Thursday, August 09, 2007

Another Sort of History

Tropical Sage
When we think of history, most of us think of books, historical documents and other text-based objects. If we want to get more inclusive, we might add "oral history" or storytelling, which is not tied to a piece of paper but is still conveyed in human words.

This blog's subject is the history of a part of the natural world, however. It's impossible for a human being to know if creatures we think of as part of "the natural world" have their own forms of history, but watching the ebb and flow of different organisms and habitats in a finite geographical area (like NJ) is history of a sort.

I'm a very novice gardener. I only have a deck to work with, which is home to various pots of herbs, vegetables and a few plants that I hope might attract some butterflies someday. The blossom that illustrates this post is from a Tropical Sage plant; it has just started blooming and with luck will continue blooming deep into fall. The plant has thrived this summer, despite its inauspicious origins from year-old seeds and sage's reputation for being difficult to grow from seed.

This plant is the direct descendant of an expanse of Tropical Sage plants in a yard in the Villas, Cape May County, that has attracted many rare hummers, including the Calliope Hummingbird that led me to visit the yard myself. While waiting for the bird to show up, I chatted with Jim Dowdell about various things, including gardening for hummers and butterflies. Jim was kind enough to give me some seeds from his Tropical Sage, and I finally got around to planting, a year late. It seems not to have mattered.

I'm not the sort of person who invites myself into other peoples' yards for good birds, even if permission has already been put out there on the hotline. I first met Jim when he was the proprietor of For the Birds, a nature store that some other veterans of Cape May in the 90s may remember. That made it easier to visit and chat for a shy person like myself.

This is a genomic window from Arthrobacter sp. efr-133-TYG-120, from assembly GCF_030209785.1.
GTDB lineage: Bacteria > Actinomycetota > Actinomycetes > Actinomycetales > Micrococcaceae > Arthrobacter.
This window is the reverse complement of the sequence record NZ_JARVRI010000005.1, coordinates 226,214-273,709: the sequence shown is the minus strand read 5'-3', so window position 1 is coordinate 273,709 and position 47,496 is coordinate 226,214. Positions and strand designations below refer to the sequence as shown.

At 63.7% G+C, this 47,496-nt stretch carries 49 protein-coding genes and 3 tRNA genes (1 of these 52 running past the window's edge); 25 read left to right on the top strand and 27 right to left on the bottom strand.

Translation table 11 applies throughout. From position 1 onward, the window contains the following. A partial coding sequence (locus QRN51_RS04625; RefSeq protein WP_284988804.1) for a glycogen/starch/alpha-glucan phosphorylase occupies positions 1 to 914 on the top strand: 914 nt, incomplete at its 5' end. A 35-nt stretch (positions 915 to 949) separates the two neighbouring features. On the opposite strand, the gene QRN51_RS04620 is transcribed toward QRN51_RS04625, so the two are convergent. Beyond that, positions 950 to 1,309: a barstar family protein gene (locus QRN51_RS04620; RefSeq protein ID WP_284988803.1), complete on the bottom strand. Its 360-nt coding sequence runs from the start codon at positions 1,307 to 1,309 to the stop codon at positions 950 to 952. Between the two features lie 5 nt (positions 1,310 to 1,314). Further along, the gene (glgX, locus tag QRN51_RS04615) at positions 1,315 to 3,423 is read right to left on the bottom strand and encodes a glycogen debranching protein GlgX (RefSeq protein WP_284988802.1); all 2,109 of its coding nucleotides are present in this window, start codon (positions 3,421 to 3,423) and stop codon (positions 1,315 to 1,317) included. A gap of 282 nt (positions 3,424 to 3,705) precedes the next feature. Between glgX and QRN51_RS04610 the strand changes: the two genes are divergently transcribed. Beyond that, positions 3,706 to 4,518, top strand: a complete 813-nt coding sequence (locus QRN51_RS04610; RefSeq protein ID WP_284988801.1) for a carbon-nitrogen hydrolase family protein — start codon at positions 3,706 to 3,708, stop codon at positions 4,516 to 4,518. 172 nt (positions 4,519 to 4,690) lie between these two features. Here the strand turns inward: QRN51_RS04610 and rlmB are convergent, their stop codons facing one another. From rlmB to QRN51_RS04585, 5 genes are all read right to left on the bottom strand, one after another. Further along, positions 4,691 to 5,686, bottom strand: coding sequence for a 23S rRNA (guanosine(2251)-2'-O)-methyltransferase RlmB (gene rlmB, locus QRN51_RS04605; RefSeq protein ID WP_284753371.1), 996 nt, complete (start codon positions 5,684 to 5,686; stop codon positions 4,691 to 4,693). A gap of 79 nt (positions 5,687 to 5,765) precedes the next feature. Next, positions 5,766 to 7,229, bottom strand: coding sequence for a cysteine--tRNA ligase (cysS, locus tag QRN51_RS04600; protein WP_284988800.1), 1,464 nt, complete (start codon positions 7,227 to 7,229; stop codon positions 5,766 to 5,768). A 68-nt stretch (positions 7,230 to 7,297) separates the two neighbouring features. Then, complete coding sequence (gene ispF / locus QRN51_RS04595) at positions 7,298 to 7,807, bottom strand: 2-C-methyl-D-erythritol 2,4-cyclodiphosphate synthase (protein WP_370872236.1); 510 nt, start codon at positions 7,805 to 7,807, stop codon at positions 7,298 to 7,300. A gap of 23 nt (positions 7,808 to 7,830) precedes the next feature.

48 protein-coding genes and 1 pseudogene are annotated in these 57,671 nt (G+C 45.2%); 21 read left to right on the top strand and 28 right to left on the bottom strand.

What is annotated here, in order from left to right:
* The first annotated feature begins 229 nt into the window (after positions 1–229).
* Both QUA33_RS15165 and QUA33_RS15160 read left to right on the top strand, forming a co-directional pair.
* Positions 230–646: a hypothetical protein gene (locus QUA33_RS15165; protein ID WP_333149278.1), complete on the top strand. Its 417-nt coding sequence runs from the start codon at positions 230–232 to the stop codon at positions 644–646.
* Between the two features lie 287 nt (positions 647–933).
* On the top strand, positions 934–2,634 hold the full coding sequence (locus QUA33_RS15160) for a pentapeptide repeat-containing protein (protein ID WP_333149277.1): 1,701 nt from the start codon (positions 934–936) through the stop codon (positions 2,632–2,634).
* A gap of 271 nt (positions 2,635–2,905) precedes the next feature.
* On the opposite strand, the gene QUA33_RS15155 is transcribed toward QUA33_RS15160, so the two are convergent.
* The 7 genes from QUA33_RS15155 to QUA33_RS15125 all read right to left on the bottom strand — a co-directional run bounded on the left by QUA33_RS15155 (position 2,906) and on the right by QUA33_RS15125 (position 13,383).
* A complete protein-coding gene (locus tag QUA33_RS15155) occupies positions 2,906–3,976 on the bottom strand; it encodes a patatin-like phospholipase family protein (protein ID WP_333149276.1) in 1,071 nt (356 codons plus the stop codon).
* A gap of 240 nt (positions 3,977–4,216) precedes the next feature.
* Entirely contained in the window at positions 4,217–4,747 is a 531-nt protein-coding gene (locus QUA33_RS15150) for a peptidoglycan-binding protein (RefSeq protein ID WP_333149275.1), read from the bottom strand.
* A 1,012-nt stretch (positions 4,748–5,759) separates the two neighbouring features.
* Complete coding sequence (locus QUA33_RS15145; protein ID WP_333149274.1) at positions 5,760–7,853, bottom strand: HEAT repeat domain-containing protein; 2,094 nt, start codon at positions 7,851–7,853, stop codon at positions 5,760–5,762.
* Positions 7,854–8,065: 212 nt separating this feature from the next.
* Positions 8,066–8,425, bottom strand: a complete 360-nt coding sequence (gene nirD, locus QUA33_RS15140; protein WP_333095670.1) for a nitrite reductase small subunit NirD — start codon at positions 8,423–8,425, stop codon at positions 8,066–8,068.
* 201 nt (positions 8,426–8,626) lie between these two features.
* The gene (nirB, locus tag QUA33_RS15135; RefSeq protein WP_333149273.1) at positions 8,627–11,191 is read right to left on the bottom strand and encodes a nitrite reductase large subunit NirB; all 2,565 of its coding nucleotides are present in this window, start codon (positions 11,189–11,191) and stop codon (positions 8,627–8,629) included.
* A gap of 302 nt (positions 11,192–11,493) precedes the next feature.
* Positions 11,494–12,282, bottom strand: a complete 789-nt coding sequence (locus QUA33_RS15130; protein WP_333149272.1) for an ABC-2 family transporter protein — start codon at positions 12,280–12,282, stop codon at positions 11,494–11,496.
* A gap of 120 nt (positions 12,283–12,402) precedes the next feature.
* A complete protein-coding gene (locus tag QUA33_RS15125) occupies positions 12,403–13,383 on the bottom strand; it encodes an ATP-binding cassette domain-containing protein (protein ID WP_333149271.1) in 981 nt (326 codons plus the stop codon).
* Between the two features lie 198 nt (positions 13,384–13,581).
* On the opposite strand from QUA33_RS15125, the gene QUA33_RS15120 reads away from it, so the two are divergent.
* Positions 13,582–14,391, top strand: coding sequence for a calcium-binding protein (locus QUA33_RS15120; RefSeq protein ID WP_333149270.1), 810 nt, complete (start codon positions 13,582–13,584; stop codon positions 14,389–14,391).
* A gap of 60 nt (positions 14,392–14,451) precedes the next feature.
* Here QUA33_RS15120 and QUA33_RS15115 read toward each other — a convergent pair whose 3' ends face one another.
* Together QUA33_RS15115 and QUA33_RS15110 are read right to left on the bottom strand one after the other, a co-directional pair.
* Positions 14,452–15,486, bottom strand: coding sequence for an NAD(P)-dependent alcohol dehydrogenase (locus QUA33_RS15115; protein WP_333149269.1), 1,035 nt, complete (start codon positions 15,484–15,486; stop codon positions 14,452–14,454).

So, this plant blooming on my deck and a Calliope Hummingbird that visited the Villas in late 2004 have a direct historical connection, as far as I'm concerned. That's no guarantee that another rare western hummer will visit my deck this fall, but it gives me a reason to smile when I look at the Tropical Sage, and that's good enough for me.

2 comments:

Patrick Belardo said...

I tried to grow Pineapple Sage this year. We have two huge plants in pots, but no flowers. I'm thinking that we're past the point of no return. I've read that it could be the bright streetlight right near our deck causing the plant to be "confused" about the amount of daylight.

Jennifer Hanson said...

Hi Patrick,

I haven't tried Pineapple Sage yet, but would like to someday. Your comment about the streetlight may be right on the money. My Tropical Sage is in a pot on a deck facing an unlit expanse of lawn rolling down to a creek (although it will eventually come indoors for the winter). Whatever other problems it may have (white flies love my garden, unfortunately), light at odd times of night is not one of them.

I hope you can find a way to coax some flowers out of your plants, if not this year then maybe next.